Back to the Start with Nexus

Director Johnny Kelly of Nexus Productions shows us how he made his incredible stop motion piece, Back to the Start, for Mexican restaurant chain Chipotle

The latest commercial for the US-based Mexican restaurant chain Chipotle has a real touch of beauty to it. The sound is one thing - it's country singer Willie Nelson singing Coldplay's The Scientist in a way that some think is more moving than the original. The visuals that go with it, are astounding too. You'll see a stop motion world of farms and green fields turn into a complex urban situation that's almost inhuman. Then it begins reverting back to simpler rural world once again - back to the start, as the lyrics say. It was directed by Johnny Kelly of Nexus Productions in London. We asked him how he made it...

Who was your client and what was the brief?
I didn't know much about Chipotle to begin with but when you hear 'Mexican fast food restaurant' you immediately expect certain things in a promotional film. It was a pretty surprising brief: for a start they didn't want to showcase their food, so there was no slow-mo lettuce being chopped mid-air or things being grilled over fire. Instead, they wanted a film about where their meat comes from and the dark side of commercial livestock farming. Pretty heavy stuff.

Their idea was that it would be a music video featuring a farmer who runs a small eco-driven farm, contrasted against a giant industrial 'factory farm' next door. Chipotle wanted stop motion animation and approached me because they thought I could make it in paper. As things progressed we drifted away from using paper and - in an interesting narrative twist - had our hero farmer himself end up running the factory farm. We thought it would be a more engaging film if he had to make a choice.

Tell me a little bit about how you came up with the aesthetic and the character design?
I love character design, but I hadn't done a huge amount of it since drawing comics during my misspent youth. Doing character work is a very common route into animation, so it was something I was very keen to try.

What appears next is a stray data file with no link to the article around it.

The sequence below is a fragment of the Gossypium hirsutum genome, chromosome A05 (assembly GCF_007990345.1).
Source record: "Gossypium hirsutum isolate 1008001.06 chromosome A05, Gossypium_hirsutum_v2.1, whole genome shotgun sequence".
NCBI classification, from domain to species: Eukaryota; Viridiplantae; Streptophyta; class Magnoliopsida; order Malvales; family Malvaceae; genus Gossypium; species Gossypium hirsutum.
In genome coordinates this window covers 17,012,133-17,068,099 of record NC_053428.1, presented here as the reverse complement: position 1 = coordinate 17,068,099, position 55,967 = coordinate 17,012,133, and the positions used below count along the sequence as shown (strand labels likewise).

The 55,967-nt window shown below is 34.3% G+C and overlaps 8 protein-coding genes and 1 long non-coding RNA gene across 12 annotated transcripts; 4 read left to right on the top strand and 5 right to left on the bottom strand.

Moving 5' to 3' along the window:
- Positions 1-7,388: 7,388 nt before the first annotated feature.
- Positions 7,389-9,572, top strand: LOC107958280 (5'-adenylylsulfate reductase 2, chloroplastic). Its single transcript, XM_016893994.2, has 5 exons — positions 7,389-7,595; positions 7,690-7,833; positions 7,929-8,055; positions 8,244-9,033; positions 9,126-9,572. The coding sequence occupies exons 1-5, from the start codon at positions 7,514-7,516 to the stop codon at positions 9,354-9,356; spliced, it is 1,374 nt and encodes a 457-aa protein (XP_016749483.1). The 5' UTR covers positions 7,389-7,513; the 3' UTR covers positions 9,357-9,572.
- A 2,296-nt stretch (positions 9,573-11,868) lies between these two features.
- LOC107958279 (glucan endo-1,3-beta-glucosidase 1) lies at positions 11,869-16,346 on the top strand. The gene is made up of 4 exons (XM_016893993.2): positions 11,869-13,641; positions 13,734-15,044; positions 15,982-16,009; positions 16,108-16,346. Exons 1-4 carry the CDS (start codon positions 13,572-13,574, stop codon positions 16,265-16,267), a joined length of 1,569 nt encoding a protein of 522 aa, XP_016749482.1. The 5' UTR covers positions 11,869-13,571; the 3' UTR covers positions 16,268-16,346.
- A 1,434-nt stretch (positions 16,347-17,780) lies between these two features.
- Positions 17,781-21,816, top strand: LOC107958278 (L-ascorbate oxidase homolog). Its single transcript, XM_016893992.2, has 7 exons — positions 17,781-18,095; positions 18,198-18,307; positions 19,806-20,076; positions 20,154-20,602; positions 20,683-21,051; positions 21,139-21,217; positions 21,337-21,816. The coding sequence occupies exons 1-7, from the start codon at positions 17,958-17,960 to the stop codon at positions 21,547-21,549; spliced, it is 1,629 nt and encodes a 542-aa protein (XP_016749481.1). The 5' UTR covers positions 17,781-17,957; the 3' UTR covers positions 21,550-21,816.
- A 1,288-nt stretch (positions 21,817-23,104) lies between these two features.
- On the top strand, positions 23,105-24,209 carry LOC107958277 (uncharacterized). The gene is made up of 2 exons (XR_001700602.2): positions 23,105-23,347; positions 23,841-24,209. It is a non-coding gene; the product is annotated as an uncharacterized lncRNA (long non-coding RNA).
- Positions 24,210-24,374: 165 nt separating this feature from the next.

After lots of initial sketches I worked up the characters in Illustrator. These were handed over to Artem, a model making company in west London who built them for real. It's so nice to draw something with a few basic shapes and then see it realised in physical form. So many ideas come out of the process too, for instance when we were making the farmer's tractor Joe James - who was building it at Artem - had the idea of rigging the wheels in a way that allowed it to appear as though it was puttering up and down as it animated. The long timescale necessitated by stop motion gives you time to include lots of brainwaves you have along the way, and sometimes in fact the trick can be to resist overloading it.

What inspired its look and feel?
Probably because of my background as a graphic designer I am a sucker for trying to add some sort of visual order to things, and this film offered the perfect opportunity for some OCD mayhem. When I was briefing the 3D animators that were making the pre-visualisation, I sent them a link to Things Organized Neatly which was a useful reference for layout. You can see the result in the placement of the barns and pig pens. It was important that you didn't feel like you were being visually bombarded with too many things, so I thought it would be nice if the film felt a little like a flow chart, you are introduced to elements one by one, rather than all at once.

There's a nice 70s stop motion feel to it, like those old children's shows. Or even like a model railway.
Yes, 1970s and 80s stop motion is also a laser engraved influence on my psyche - I will admit to having shown Trumpton and Camberwick Green to Chipotle as animation references. The nicest thing about some of those older programmes is that the limitations were a virtue: the fact that the characters couldn't do cartoony expressions actually helps you empathise with them even more.

How was the physical part of the process done and how arduous was the handmade side stop motion to get right? What kind of camera and rig did you have too?
Animation - be it stop motion or most other kinds - takes ruddy forever, so as an animator you are always looking for systems or automation to try speed up the process. Things like Photoshop Actions or having a 3D animatic help free up time, so you can focus on other things like how a farmer should act when he takes his hat off, or whether one of the pigs on a conveyor belt could be backwards.